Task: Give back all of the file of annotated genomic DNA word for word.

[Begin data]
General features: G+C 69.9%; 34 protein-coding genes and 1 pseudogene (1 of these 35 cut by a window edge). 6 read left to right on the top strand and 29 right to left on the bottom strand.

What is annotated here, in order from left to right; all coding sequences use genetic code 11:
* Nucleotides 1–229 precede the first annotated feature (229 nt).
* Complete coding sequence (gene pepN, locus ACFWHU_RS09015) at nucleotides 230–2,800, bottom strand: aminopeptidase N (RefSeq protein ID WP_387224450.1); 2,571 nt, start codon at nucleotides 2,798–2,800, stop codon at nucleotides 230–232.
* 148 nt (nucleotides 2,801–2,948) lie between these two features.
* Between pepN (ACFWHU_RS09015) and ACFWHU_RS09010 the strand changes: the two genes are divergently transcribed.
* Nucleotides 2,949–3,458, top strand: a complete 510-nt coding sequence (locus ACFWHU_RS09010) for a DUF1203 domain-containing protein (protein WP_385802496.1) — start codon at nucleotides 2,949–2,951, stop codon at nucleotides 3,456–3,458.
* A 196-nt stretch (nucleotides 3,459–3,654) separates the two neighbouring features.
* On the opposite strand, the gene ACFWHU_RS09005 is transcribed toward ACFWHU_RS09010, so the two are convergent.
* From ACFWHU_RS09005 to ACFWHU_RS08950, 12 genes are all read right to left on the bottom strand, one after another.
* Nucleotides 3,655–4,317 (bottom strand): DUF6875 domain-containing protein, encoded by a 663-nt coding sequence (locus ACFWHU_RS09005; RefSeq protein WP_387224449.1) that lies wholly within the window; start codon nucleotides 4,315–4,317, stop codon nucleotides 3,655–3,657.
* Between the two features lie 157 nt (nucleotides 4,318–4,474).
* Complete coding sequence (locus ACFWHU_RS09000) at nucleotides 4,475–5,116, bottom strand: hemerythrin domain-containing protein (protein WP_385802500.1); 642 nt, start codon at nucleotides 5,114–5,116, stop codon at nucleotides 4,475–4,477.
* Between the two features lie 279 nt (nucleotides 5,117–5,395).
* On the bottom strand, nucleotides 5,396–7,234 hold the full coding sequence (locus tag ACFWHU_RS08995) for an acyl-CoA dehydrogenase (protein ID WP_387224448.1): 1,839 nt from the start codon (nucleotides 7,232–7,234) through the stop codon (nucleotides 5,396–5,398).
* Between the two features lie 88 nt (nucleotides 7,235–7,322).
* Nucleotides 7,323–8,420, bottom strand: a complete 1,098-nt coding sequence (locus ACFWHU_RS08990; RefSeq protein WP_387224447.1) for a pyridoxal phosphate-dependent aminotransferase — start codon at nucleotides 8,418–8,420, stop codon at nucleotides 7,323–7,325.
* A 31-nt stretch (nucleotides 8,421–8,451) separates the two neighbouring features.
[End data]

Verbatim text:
General features: G+C 69.9%; 34 protein-coding genes and 1 pseudogene (1 of these 35 cut by a window edge). 6 read left to right on the top strand and 29 right to left on the bottom strand.

What is annotated here, in order from left to right; all coding sequences use genetic code 11:
* Nucleotides 1–229 precede the first annotated feature (229 nt).
* Complete coding sequence (gene pepN, locus ACFWHU_RS09015) at nucleotides 230–2,800, bottom strand: aminopeptidase N (RefSeq protein ID WP_387224450.1); 2,571 nt, start codon at nucleotides 2,798–2,800, stop codon at nucleotides 230–232.
* 148 nt (nucleotides 2,801–2,948) lie between these two features.
* Between pepN (ACFWHU_RS09015) and ACFWHU_RS09010 the strand changes: the two genes are divergently transcribed.
* Nucleotides 2,949–3,458, top strand: a complete 510-nt coding sequence (locus ACFWHU_RS09010) for a DUF1203 domain-containing protein (protein WP_385802496.1) — start codon at nucleotides 2,949–2,951, stop codon at nucleotides 3,456–3,458.
* A 196-nt stretch (nucleotides 3,459–3,654) separates the two neighbouring features.
* On the opposite strand, the gene ACFWHU_RS09005 is transcribed toward ACFWHU_RS09010, so the two are convergent.
* From ACFWHU_RS09005 to ACFWHU_RS08950, 12 genes are all read right to left on the bottom strand, one after another.
* Nucleotides 3,655–4,317 (bottom strand): DUF6875 domain-containing protein, encoded by a 663-nt coding sequence (locus ACFWHU_RS09005; RefSeq protein WP_387224449.1) that lies wholly within the window; start codon nucleotides 4,315–4,317, stop codon nucleotides 3,655–3,657.
* Between the two features lie 157 nt (nucleotides 4,318–4,474).
* Complete coding sequence (locus ACFWHU_RS09000) at nucleotides 4,475–5,116, bottom strand: hemerythrin domain-containing protein (protein WP_385802500.1); 642 nt, start codon at nucleotides 5,114–5,116, stop codon at nucleotides 4,475–4,477.
* Between the two features lie 279 nt (nucleotides 5,117–5,395).
* On the bottom strand, nucleotides 5,396–7,234 hold the full coding sequence (locus tag ACFWHU_RS08995) for an acyl-CoA dehydrogenase (protein ID WP_387224448.1): 1,839 nt from the start codon (nucleotides 7,232–7,234) through the stop codon (nucleotides 5,396–5,398).
* Between the two features lie 88 nt (nucleotides 7,235–7,322).
* Nucleotides 7,323–8,420, bottom strand: a complete 1,098-nt coding sequence (locus ACFWHU_RS08990; RefSeq protein WP_387224447.1) for a pyridoxal phosphate-dependent aminotransferase — start codon at nucleotides 8,418–8,420, stop codon at nucleotides 7,323–7,325.
* A 31-nt stretch (nucleotides 8,421–8,451) separates the two neighbouring features.